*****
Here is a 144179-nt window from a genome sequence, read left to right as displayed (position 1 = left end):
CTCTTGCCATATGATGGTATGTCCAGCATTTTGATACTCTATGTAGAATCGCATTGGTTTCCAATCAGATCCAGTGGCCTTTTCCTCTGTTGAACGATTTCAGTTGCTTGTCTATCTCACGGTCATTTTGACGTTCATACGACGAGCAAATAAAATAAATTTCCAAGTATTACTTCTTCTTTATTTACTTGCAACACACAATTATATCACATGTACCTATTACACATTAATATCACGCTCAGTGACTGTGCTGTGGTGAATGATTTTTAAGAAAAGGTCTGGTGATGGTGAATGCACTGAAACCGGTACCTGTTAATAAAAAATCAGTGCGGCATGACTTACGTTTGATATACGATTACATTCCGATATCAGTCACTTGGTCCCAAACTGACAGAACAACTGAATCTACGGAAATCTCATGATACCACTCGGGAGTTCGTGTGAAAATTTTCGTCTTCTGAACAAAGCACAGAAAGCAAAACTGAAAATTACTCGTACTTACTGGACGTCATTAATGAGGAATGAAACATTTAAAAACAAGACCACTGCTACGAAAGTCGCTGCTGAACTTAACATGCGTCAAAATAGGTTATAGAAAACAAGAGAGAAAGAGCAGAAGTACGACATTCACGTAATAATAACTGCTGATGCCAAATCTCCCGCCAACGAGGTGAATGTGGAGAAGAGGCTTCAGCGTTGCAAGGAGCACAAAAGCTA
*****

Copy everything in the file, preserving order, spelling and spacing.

Here is a 144179-nt window from a genome sequence, read left to right as displayed (position 1 = left end):
CTCTTGCCATATGATGGTATGTCCAGCATTTTGATACTCTATGTAGAATCGCATTGGTTTCCAATCAGATCCAGTGGCCTTTTCCTCTGTTGAACGATTTCAGTTGCTTGTCTATCTCACGGTCATTTTGACGTTCATACGACGAGCAAATAAAATAAATTTCCAAGTATTACTTCTTCTTTATTTACTTGCAACACACAATTATATCACATGTACCTATTACACATTAATATCACGCTCAGTGACTGTGCTGTGGTGAATGATTTTTAAGAAAAGGTCTGGTGATGGTGAATGCACTGAAACCGGTACCTGTTAATAAAAAATCAGTGCGGCATGACTTACGTTTGATATACGATTACATTCCGATATCAGTCACTTGGTCCCAAACTGACAGAACAACTGAATCTACGGAAATCTCATGATACCACTCGGGAGTTCGTGTGAAAATTTTCGTCTTCTGAACAAAGCACAGAAAGCAAAACTGAAAATTACTCGTACTTACTGGACGTCATTAATGAGGAATGAAACATTTAAAAACAAGACCACTGCTACGAAAGTCGCTGCTGAACTTAACATGCGTCAAAATAGGTTATAGAAAACAAGAGAGAAAGAGCAGAAGTACGACATTCACGTAATAATAACTGCTGATGCCAAATCTCCCGCCAACGAGGTGAATGTGGAGAAGAGGCTTCAGCGTTGCAAGGAGCACAAAAGCTA